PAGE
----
The importance of post construction inspection cannot be overstated. Although it is the responsibility of the contractor through the building inspector to ensure that everything in the building works and has been constructed up to the building code standards, there is a degree of responsibility on the part of the person wishing to occupy the space to ensure that they do not get the short end of the stick after the construction is done.
A good way of doing the necessary inspection is by personally visiting the premises that you intend to occupy. It is also advisable to take someone else along with you to provide an extra set of eyes, ears, and mind for insight. Even if one is not a contractor, engineer, or building inspector, it is possible to do a thorough inspection. The value here is that your inspection is from the perspective of a user. As a result, your view would not be technical, but rather, functional.
In order to conduct a meaningful inspection that does not just entail admiring the interior design and finishing, allocate a reasonable amount of time for the visit. Show houses or show rooms are just that. They are for show. They give an idea of what the final product is expected to look like. They are not the final product. You should visit the real building.
Make a list of the expectations you may have of the space, its fixtures, and fittings. Once you are clear on what your expectations are, organise to visit the premises. Usually, someone will be there to walk you through the house, highlighting things such as the space and the materials used in certain fixtures, fittings, and finishes. When this is done, they normally walk away perhaps to another room to let you ponder and weigh your options.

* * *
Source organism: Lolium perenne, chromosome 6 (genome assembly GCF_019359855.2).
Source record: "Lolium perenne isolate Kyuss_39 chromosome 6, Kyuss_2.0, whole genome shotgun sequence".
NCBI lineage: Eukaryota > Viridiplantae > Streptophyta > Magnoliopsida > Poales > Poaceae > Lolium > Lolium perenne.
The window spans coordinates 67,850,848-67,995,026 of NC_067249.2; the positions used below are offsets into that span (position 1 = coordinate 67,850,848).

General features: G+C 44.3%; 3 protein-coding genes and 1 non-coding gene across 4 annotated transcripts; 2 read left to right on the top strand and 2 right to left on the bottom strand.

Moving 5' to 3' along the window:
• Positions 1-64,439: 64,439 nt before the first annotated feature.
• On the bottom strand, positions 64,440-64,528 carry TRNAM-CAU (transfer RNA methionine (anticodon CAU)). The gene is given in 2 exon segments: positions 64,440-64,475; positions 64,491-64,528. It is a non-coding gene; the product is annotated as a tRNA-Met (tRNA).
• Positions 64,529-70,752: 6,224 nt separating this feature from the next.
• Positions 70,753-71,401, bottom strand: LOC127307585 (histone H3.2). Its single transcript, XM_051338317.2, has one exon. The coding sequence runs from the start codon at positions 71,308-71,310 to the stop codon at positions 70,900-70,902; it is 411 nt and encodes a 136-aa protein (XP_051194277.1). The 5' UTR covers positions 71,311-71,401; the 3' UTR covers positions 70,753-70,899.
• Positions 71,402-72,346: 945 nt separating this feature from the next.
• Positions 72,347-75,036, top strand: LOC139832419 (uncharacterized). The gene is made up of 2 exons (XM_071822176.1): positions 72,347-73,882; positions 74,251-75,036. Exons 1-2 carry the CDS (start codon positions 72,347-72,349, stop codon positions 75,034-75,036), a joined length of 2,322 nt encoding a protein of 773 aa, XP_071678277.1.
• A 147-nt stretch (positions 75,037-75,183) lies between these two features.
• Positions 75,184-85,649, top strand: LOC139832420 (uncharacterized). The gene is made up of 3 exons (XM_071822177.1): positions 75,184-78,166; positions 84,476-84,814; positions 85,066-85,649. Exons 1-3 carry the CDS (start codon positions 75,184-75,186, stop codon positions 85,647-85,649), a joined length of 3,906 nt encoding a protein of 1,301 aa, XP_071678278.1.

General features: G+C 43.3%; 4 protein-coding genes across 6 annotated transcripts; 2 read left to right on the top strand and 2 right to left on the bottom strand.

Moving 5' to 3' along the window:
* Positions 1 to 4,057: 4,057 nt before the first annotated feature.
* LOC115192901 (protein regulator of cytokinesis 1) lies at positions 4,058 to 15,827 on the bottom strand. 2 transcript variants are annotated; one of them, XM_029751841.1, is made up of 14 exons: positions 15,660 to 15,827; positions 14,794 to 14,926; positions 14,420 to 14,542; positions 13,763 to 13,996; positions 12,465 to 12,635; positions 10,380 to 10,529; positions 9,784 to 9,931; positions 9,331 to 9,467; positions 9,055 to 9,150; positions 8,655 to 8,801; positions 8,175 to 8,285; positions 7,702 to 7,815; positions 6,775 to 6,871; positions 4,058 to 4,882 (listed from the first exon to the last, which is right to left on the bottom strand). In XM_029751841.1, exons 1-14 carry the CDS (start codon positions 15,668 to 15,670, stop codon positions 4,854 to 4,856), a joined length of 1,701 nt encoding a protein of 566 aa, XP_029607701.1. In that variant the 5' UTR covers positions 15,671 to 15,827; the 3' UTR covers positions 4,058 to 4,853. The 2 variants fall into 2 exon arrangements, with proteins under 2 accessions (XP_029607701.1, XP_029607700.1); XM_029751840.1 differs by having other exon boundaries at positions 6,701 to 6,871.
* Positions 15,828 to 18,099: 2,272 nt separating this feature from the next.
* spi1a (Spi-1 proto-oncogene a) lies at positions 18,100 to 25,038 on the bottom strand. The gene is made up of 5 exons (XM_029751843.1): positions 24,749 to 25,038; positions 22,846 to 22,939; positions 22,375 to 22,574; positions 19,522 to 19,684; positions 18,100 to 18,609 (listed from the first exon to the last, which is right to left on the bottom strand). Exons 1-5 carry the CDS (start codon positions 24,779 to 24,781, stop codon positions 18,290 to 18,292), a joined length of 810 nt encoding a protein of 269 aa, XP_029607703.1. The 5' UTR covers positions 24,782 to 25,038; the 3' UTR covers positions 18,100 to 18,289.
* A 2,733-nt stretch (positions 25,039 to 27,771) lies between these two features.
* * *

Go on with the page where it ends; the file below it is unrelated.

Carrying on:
This is where that list you made comes into play. Go to each and every room and test the sturdiness of handles, knobs, hinges, hooks, rods, latches, taps, and the plumbing as well as the water supply. Make notes where applicable and share these with your guide in order to have them addressed. Handles, knobs, and hinges should be firmly fitted and smooth in their motion. Hooks and rods should be firmly fitted and not loose or easy to pull out. A simple firm yank at them can easily determine this. Latches should also be firmly fitted and smooth in their motion.
The only way to inspect taps and plumbing is by running the taps for a few minutes. Debris and dust collect in the inside of taps and plumbing during construction. Running taps for a minute or two helps to clear the debris and determine if there is any blockage or leakage in the plumbing. The same process applies for the toilet- flushing once or twice allows you to gauge the efficacy of the cistern.
A well inspected building sets the tone for negotiation. It serves an individual well to carry out one of their own and have any emerging issues addressed before occupying it.
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